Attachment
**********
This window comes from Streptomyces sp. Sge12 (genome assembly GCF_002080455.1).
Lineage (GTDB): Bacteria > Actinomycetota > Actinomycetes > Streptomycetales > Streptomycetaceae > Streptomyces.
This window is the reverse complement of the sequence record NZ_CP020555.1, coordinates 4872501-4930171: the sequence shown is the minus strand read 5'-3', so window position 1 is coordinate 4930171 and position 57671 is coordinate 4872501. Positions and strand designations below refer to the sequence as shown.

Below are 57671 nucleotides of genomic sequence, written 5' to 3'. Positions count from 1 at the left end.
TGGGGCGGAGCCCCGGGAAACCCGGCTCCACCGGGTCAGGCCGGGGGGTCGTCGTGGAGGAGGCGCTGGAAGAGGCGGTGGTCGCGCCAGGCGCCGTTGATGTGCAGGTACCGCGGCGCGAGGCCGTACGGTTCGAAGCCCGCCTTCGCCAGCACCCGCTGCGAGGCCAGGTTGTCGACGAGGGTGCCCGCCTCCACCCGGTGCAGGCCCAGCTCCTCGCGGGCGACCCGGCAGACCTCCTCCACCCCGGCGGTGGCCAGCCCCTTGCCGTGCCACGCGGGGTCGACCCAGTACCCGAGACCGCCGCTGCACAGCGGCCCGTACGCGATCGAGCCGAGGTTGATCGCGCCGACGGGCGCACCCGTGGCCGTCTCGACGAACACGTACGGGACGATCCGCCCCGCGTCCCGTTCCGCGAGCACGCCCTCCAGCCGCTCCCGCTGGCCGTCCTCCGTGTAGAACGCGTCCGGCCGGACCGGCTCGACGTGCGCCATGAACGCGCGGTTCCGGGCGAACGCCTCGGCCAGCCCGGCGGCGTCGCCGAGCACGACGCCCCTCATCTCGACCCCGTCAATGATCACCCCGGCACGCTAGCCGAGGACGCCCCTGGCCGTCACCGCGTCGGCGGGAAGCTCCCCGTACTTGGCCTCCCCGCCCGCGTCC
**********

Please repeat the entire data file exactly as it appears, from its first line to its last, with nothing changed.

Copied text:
This window comes from Streptomyces sp. Sge12 (genome assembly GCF_002080455.1).
Lineage (GTDB): Bacteria > Actinomycetota > Actinomycetes > Streptomycetales > Streptomycetaceae > Streptomyces.
This window is the reverse complement of the sequence record NZ_CP020555.1, coordinates 4872501-4930171: the sequence shown is the minus strand read 5'-3', so window position 1 is coordinate 4930171 and position 57671 is coordinate 4872501. Positions and strand designations below refer to the sequence as shown.

Below are 57671 nucleotides of genomic sequence, written 5' to 3'. Positions count from 1 at the left end.
TGGGGCGGAGCCCCGGGAAACCCGGCTCCACCGGGTCAGGCCGGGGGGTCGTCGTGGAGGAGGCGCTGGAAGAGGCGGTGGTCGCGCCAGGCGCCGTTGATGTGCAGGTACCGCGGCGCGAGGCCGTACGGTTCGAAGCCCGCCTTCGCCAGCACCCGCTGCGAGGCCAGGTTGTCGACGAGGGTGCCCGCCTCCACCCGGTGCAGGCCCAGCTCCTCGCGGGCGACCCGGCAGACCTCCTCCACCCCGGCGGTGGCCAGCCCCTTGCCGTGCCACGCGGGGTCGACCCAGTACCCGAGACCGCCGCTGCACAGCGGCCCGTACGCGATCGAGCCGAGGTTGATCGCGCCGACGGGCGCACCCGTGGCCGTCTCGACGAACACGTACGGGACGATCCGCCCCGCGTCCCGTTCCGCGAGCACGCCCTCCAGCCGCTCCCGCTGGCCGTCCTCCGTGTAGAACGCGTCCGGCCGGACCGGCTCGACGTGCGCCATGAACGCGCGGTTCCGGGCGAACGCCTCGGCCAGCCCGGCGGCGTCGCCGAGCACGACGCCCCTCATCTCGACCCCGTCAATGATCACCCCGGCACGCTAGCCGAGGACGCCCCTGGCCGTCACCGCGTCGGCGGGAAGCTCCCCGTACTTGGCCTCCCCGCCCGCGTCC